OU Torah Insights ProjectParashat Chukat 5758
At the end of Parshas Chukas, the Torah describes two battles that the Jewish people fought en route to the Land of Israel.
The first battle took place with Sichon, king of Emori, who did not permit the Jews to pass through his land. The Jews were victorious and conquered much of the land of Emori.
Next, Og, king of Bashan, prepared to do battle with the Jews. At that point in time, one would expect the people of Israel to be confident, following their decisive victory over Emori. But this was not the case. Rather "G-d said to Moshe, Do not be afraid of him, because I have given him and his people and his land to you, and you will do to him what you did to Sichon."
Why was G-d's reassurance necessary? Why did Moshe fear battling Og?
Rashi explains Moshe's fear as stemming from an earlier role that Og had played. According to the Midrash, Og was the one who is described in the Torah as the messenger who ran from the battlefield and informed Avraham that his nephew, Lot, had been taken captive during the War of the Four Kings and the Five Kings.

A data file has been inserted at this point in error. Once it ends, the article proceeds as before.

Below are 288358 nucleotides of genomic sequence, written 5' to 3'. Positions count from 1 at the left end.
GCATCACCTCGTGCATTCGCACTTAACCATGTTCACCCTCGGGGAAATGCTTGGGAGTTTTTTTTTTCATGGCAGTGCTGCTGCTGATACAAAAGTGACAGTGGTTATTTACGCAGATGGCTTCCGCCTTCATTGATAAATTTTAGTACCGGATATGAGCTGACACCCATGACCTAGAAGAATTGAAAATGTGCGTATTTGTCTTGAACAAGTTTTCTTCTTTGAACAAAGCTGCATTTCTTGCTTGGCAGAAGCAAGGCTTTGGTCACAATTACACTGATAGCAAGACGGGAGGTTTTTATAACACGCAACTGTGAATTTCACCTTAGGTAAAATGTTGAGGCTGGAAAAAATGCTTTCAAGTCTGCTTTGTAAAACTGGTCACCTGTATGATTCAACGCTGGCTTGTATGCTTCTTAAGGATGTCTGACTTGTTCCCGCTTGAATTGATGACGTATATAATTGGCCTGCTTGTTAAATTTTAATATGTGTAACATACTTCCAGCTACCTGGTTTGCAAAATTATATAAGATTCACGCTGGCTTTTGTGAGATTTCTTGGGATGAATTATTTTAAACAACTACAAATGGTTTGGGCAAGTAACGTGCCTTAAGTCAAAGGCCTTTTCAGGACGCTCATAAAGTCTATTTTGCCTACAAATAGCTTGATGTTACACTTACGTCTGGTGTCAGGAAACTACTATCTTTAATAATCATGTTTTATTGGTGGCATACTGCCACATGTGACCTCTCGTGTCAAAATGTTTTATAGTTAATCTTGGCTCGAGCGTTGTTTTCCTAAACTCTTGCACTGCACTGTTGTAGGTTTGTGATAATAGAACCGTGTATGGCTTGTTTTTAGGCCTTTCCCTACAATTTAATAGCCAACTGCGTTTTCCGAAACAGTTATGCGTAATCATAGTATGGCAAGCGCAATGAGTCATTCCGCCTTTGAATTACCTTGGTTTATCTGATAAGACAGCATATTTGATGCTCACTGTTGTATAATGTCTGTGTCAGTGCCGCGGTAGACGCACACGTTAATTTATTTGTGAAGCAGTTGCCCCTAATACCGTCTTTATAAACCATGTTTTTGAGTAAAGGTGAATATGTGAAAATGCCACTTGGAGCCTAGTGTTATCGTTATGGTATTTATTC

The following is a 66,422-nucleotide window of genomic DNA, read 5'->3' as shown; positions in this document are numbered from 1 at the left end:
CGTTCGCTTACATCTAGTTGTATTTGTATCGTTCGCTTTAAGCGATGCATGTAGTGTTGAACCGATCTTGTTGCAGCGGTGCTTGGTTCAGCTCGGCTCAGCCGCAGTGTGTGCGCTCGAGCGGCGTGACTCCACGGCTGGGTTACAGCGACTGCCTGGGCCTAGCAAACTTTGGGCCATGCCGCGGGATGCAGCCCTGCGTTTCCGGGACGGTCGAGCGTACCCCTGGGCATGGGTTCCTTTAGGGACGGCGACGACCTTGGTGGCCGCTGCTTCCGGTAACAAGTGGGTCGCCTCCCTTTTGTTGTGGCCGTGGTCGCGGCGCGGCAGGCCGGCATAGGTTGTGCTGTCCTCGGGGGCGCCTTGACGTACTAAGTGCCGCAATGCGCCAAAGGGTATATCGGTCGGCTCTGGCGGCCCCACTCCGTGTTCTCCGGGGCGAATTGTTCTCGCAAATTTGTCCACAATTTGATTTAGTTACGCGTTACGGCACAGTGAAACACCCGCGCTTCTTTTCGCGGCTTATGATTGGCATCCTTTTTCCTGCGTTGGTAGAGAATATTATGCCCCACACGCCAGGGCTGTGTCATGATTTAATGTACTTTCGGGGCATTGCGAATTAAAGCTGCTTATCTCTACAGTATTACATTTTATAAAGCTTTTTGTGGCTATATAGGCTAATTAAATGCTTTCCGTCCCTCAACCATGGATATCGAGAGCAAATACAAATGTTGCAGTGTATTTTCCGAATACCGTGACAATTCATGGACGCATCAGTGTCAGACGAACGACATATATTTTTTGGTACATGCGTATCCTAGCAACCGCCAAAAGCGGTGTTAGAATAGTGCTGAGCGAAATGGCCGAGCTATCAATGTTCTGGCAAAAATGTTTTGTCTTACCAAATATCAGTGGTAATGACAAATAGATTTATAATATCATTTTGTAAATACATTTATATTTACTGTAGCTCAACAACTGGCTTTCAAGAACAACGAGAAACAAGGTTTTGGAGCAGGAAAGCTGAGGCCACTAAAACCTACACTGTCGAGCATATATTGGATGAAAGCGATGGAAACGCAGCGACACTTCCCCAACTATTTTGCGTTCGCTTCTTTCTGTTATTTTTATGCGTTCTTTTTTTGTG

Moshe was afraid that Og would be rewarded at this decisive moment for his earlier act of kindness and be granted a victory over the Jews. Thus G-d needed to reassure Moshe that the Jewish people would prevail.
The Maharal further clarifies Moshe's fear--and G-d's subsequent reassurance--with a quote from the Talmud: "The height of Moshe was ten cubits. He took an ax ten cubits long, leaped ten cubits in the air, and struck [Og] on the ankle, killing him."
According to the Maharal, Og's height was the source of Moshe's fear. How, Moshe wondered, could he defeat this giant? This was G-d's reassurance: through a desperate leap and a simple strike on the ankle, Moshe defeated Og.
Victory does not always go to the biggest or the strongest, the Maharal tells us. Rather the G-d's help and supervision are the only factors in determining our fates.
Though our enemies seem formidable and our task insurmountable, a small leap of faith is all we need to claim our victory.Rabbi Adam Mintz